International environmental scan
A review of organizations from a range of countries that provide KT research funding will be conducted in order to gather information regarding the how they fund KT and what might be considered best practices in the field. The environmental scan will focus predominately on the first evaluation question (CIHR’s role in enabling/promoting KT).
The scan will be formulated as an update and expansion on a 2008 publication by Tetroe et al. entitled ‘Health research funding agencies' support and promotion of knowledge translation: an international study.’ The scan will use the same sample frame of organizations. A review of each agency’s website and public documentation will be performed, and follow-up semi structured interviews with a KT contact person and an evaluation contact person from each agency will be pursued. Completed data templates will be sent to each organization for validation.
The environmental scan will provide context and evidence surrounding the role of a funding agency in KT processes, the known successes and limitations of various KT funding programs, as well as KT evaluation. A comprehensive review of empirical evidence related to these three subjects will allow for the development of a contextual base for the remainder of data collection phases, and will situate CIHR in comparison to similar organizations around the world. This component of the evaluation will also yield important insights that will contribute to global literature on KT science, specifically filling a knowledge gap in relation to public funding interventions for KT and their evaluation. The Evaluation Working Group will be engaged throughout the process.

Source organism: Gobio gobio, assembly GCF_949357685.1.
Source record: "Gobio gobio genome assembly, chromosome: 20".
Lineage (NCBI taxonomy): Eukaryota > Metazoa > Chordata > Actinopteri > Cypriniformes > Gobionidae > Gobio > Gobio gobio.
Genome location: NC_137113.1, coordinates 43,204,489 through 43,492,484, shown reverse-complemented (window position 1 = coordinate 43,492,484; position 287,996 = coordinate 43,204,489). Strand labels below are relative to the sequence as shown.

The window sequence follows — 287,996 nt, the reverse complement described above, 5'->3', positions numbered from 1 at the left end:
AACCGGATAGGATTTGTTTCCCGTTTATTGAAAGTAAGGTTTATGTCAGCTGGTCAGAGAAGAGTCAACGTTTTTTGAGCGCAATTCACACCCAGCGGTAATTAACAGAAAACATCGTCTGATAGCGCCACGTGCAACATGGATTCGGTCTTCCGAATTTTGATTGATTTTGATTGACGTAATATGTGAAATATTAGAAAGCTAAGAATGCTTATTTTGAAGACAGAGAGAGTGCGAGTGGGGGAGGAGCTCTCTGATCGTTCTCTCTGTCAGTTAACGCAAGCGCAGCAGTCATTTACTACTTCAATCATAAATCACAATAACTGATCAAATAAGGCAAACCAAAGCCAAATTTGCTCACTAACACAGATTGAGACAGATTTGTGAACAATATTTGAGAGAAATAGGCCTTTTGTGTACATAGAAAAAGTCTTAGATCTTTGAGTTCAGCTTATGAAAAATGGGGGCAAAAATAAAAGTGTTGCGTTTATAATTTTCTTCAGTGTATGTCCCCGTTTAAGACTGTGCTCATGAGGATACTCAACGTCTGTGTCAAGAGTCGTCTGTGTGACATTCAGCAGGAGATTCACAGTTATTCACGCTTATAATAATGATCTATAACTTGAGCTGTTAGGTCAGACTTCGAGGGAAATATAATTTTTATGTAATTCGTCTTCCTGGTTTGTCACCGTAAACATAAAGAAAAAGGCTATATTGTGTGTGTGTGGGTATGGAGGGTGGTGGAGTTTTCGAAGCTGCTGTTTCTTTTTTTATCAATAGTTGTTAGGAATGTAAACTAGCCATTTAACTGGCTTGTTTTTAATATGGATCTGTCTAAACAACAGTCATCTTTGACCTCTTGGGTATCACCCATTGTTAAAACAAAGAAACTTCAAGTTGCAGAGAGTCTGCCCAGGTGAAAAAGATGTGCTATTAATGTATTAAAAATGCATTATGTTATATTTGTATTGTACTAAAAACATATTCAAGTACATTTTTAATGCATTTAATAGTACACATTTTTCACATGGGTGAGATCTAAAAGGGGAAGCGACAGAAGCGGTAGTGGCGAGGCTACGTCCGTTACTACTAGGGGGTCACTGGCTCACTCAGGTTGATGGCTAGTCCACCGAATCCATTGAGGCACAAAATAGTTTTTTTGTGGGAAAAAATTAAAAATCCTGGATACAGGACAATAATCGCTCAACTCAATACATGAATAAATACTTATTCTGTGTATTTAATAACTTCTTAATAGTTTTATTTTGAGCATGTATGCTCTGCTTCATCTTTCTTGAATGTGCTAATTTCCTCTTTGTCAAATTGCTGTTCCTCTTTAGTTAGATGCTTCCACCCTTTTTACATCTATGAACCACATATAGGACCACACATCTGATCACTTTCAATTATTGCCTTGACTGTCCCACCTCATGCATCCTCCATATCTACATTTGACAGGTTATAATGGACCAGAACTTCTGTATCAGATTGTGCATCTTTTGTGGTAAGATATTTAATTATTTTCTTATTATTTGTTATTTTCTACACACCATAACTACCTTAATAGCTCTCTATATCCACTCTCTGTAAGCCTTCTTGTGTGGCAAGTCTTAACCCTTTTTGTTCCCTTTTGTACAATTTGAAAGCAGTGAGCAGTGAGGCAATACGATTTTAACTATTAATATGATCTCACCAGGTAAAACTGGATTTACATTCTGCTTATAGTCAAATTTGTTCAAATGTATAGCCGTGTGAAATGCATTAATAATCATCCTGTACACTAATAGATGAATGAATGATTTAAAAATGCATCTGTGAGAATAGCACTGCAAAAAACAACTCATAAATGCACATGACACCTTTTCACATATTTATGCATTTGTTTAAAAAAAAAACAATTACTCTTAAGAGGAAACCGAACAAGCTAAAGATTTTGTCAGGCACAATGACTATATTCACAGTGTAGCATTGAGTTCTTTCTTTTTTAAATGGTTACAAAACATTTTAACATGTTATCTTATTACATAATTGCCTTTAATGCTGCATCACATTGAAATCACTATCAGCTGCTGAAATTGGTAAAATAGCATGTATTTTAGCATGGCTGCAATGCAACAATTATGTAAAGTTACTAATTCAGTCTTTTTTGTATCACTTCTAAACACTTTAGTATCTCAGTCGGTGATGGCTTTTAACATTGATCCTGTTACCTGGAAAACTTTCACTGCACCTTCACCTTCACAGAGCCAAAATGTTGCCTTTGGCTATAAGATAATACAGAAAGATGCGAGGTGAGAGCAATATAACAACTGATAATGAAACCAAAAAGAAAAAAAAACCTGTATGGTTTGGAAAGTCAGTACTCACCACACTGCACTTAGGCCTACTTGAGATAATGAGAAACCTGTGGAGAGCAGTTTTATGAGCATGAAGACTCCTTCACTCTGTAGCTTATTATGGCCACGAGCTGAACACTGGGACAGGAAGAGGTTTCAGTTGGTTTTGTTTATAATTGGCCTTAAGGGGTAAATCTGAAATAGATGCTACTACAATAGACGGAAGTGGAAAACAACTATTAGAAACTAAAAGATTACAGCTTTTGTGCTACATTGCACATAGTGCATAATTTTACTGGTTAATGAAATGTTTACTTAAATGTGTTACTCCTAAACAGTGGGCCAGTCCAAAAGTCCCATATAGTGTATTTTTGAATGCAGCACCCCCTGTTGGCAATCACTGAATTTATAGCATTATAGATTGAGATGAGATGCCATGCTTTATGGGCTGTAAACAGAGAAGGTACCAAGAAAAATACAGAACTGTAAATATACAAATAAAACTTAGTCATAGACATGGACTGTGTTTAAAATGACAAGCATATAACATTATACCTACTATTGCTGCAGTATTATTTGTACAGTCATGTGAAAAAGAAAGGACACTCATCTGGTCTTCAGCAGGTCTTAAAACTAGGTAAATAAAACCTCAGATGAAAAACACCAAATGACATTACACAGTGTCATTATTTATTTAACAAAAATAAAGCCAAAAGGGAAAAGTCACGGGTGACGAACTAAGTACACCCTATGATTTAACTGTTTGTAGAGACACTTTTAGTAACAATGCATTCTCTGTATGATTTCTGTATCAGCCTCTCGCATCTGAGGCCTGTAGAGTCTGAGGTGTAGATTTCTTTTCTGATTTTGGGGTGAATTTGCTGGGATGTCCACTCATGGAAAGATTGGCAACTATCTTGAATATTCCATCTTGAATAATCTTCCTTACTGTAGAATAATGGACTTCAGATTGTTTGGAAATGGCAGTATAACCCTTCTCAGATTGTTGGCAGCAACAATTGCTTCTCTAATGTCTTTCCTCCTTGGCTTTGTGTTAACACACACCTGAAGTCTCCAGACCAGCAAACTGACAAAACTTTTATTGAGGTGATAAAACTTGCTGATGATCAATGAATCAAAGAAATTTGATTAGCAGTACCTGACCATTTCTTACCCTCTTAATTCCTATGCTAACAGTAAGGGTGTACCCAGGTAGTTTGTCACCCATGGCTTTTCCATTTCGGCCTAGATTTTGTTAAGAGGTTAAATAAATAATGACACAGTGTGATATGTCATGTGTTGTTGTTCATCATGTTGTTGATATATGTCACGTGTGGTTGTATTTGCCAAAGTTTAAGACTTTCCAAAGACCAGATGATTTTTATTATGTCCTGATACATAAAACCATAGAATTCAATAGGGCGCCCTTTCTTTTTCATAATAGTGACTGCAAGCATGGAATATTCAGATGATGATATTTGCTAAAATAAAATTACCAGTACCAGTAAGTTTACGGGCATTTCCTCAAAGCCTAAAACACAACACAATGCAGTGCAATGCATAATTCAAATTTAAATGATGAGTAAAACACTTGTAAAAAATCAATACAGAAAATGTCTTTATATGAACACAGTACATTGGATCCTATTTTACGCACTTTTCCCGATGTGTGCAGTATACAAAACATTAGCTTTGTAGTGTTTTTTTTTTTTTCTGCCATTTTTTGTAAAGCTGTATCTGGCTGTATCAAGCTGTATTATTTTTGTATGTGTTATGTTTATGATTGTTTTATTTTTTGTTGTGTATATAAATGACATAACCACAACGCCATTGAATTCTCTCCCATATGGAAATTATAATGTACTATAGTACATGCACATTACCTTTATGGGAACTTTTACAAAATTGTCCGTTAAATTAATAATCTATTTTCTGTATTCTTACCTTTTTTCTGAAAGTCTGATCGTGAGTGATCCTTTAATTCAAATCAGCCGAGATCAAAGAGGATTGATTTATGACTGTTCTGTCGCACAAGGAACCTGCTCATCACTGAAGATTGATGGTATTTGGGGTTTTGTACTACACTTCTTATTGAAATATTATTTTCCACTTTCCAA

Document review and electronic information system data review
A document and data review will be a significant source of information for this study in order to address each of the evaluation questions. Documentation to be reviewed will include key CIHR publications and Government of Canada publications related to the study topic. The Evaluation Working Group will work closely to identify and locate key documentation that is pertinent to each stakeholder group (i.e., CIHR staff, KT researchers and knowledge users, program users, TBS).
CIHR’s EIS data will be used to obtain and analyze applicable information concerning KT funding program applicants. Where necessary, the CIHR Finance Unit will be approached for financial datasets.
Although initial data and document mining will be based on identified questions and indicators, the document and EIS data review will be ongoing throughout the data collection phase. As such, the process will be reactive to the most current discoveries and suggestions from other lines of investigation and provide an ongoing source for triangulation of findings.